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 Redirect stdout * stderr to one file in bourne sh using exec
I've been trying to figure out how to redirect all output (stdout & stderr)
to one file from within a bourne shell script.  I want to accomplish this
without having to redirect the entire scripts output on the command line and
also without appending a redirect to each line of the script that generates
output.

I've been able to get the stdout redirected with the following snippet that
I stripped down from an example using tee (I only want output to go to the
file no terminal output at all).

#!/bin/sh
exec 3>&1 > logfile
echo test

All stdout now goes to logfile.  (Although I admit to not fully understand
the redirect as it seems backwards redirecting descriptor 3 to stdout and
then stdout to logfile).  I am able to get close to what I want with the
following (which seems even more backwards):

#!/bin/sh
exec 3>&1 > stderr
exec 3>&2 > stdout
echo test
asdasd

Now stdout contains "test" and stderr contains "asdasd: not found" but the
redirections seem to be opposite of what they should be (1 - stdout, 2 -
stderr).  Additionally if I use one filename for bot redirections all the
file ever contains is stderr, never stdout.

Is this possible?

This is using Bourne shell on Solaris 8.  Redirecting the entire scripts
contents from the command line invocation does not meet our requirements.
Any help or pointers to a good reference would be appreciated.



 Tue, 09 Mar 2004 02:57:16 GMT   
 Redirect stdout * stderr to one file in bourne sh using exec

Better use:

exec 3> stderr 2>&3
exec 3> stdout 1>&3

Try:

exec 3> stderr 1>&3 2>&3

HTH.

Cheers, jsaul
--
http://www.jsaul.de



 Tue, 09 Mar 2004 04:08:26 GMT   
 Redirect stdout * stderr to one file in bourne sh using exec

I may misunderstand what you want, but from that description all
you need is this:

exec >logfile 2>&1

First >logfile directs stdout to file, then 2>&1 redirects stderr
to wherever stdout is going at that point. What more do you need?

The only effect of "3>&1" there is saving old stdout, i.e., if you want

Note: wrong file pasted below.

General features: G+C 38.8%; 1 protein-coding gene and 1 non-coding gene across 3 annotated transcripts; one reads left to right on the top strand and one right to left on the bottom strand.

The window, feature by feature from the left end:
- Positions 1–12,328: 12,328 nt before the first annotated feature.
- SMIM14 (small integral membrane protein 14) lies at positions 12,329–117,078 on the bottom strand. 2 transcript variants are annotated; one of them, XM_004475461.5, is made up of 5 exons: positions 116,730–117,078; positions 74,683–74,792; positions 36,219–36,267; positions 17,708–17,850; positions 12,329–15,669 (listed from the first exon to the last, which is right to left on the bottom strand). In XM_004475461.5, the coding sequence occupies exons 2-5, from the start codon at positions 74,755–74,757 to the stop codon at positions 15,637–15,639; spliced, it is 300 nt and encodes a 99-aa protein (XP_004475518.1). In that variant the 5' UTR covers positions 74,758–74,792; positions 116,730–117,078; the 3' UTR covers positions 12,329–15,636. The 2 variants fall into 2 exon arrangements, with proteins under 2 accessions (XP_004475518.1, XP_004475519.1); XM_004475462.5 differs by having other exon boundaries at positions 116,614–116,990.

to output something to original stdout later you can do it with >&3.
If you don't need that, "exec >logfile" is enough.

In general, "n>&m" means copying current descriptor m to n;
subsequent redirection of m will not change n.

Thus, if you want to do the redirection for a portion of the script only
and then restore both stdout and stderr as they were, it can be done
like this:

exec 3>&1 4>&2 >logfile 2>&1
# original stdout saved in &3 and stderr in &4
...
# commands with stdout and stderr going to logfile
...
exec 1>&3 2>&4

Really? That shouldn't happen (and didn't happen when I tried it).
I get "test" in stdout as expected but the error message is not
redirected.

Are you sure the spaces are exactly as shown above?
Or is something else missing (like, should the second
redirection be "3&>2 2> stdout" or something)?
If not, your sh is broken.

Whenever you do n>filename the file is trashed (overwritten).
If you want to redirect a filehandle to an already open file,
use the n>&m syntax.

--
Tapani Tarvainen



 Tue, 09 Mar 2004 13:40:38 GMT   
 Redirect stdout * stderr to one file in bourne sh using exec

Here's a cut & paste of my script and the output

test.sh:
#!/bin/sh

rm -f stdout stderr
exec 3>&1 > stderr
exec 2>&1 > stdout

echo test
asdasd
<EOF>

stderr:
./test.sh: asdasd: not found
<EOF>

stdout
test
<EOF>

But the "exec > logfile 2>&1" works as exected.

Thanks to all



 Tue, 09 Mar 2004 20:51:15 GMT   
 
   [ 4 post ] 

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